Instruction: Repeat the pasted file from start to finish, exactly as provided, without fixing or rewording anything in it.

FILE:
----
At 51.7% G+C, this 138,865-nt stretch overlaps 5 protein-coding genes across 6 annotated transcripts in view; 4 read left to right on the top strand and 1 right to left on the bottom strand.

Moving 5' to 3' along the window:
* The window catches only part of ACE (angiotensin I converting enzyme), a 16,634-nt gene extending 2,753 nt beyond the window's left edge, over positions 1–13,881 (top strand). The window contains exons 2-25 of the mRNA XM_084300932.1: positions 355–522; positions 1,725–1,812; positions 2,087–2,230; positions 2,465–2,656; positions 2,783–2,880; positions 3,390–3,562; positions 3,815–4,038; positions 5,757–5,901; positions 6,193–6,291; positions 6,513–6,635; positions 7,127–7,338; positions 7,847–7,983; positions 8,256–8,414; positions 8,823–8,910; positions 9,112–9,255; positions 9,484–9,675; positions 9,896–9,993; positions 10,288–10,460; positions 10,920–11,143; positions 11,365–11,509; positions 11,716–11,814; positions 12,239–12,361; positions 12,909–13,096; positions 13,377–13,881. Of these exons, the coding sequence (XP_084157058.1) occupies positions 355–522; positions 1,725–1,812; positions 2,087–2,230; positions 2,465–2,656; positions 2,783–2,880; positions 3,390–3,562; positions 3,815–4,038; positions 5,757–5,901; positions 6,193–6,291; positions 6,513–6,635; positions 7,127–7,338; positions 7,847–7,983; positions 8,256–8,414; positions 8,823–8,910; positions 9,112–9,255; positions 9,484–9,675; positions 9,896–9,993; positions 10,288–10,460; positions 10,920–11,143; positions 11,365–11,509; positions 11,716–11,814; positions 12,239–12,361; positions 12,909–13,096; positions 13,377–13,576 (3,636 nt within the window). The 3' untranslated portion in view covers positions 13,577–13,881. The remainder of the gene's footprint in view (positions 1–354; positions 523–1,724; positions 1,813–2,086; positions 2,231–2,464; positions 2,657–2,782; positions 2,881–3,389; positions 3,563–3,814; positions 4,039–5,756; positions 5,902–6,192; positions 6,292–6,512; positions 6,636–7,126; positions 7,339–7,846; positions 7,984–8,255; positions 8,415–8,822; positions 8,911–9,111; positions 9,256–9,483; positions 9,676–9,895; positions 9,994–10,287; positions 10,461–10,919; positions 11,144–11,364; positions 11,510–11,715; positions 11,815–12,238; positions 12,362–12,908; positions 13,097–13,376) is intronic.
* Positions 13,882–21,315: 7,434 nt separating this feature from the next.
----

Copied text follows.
At 51.7% G+C, this 138,865-nt stretch overlaps 5 protein-coding genes across 6 annotated transcripts in view; 4 read left to right on the top strand and 1 right to left on the bottom strand.

Moving 5' to 3' along the window:
* The window catches only part of ACE (angiotensin I converting enzyme), a 16,634-nt gene extending 2,753 nt beyond the window's left edge, over positions 1–13,881 (top strand). The window contains exons 2-25 of the mRNA XM_084300932.1: positions 355–522; positions 1,725–1,812; positions 2,087–2,230; positions 2,465–2,656; positions 2,783–2,880; positions 3,390–3,562; positions 3,815–4,038; positions 5,757–5,901; positions 6,193–6,291; positions 6,513–6,635; positions 7,127–7,338; positions 7,847–7,983; positions 8,256–8,414; positions 8,823–8,910; positions 9,112–9,255; positions 9,484–9,675; positions 9,896–9,993; positions 10,288–10,460; positions 10,920–11,143; positions 11,365–11,509; positions 11,716–11,814; positions 12,239–12,361; positions 12,909–13,096; positions 13,377–13,881. Of these exons, the coding sequence (XP_084157058.1) occupies positions 355–522; positions 1,725–1,812; positions 2,087–2,230; positions 2,465–2,656; positions 2,783–2,880; positions 3,390–3,562; positions 3,815–4,038; positions 5,757–5,901; positions 6,193–6,291; positions 6,513–6,635; positions 7,127–7,338; positions 7,847–7,983; positions 8,256–8,414; positions 8,823–8,910; positions 9,112–9,255; positions 9,484–9,675; positions 9,896–9,993; positions 10,288–10,460; positions 10,920–11,143; positions 11,365–11,509; positions 11,716–11,814; positions 12,239–12,361; positions 12,909–13,096; positions 13,377–13,576 (3,636 nt within the window). The 3' untranslated portion in view covers positions 13,577–13,881. The remainder of the gene's footprint in view (positions 1–354; positions 523–1,724; positions 1,813–2,086; positions 2,231–2,464; positions 2,657–2,782; positions 2,881–3,389; positions 3,563–3,814; positions 4,039–5,756; positions 5,902–6,192; positions 6,292–6,512; positions 6,636–7,126; positions 7,339–7,846; positions 7,984–8,255; positions 8,415–8,822; positions 8,911–9,111; positions 9,256–9,483; positions 9,676–9,895; positions 9,994–10,287; positions 10,461–10,919; positions 11,144–11,364; positions 11,510–11,715; positions 11,815–12,238; positions 12,362–12,908; positions 13,097–13,376) is intronic.
* Positions 13,882–21,315: 7,434 nt separating this feature from the next.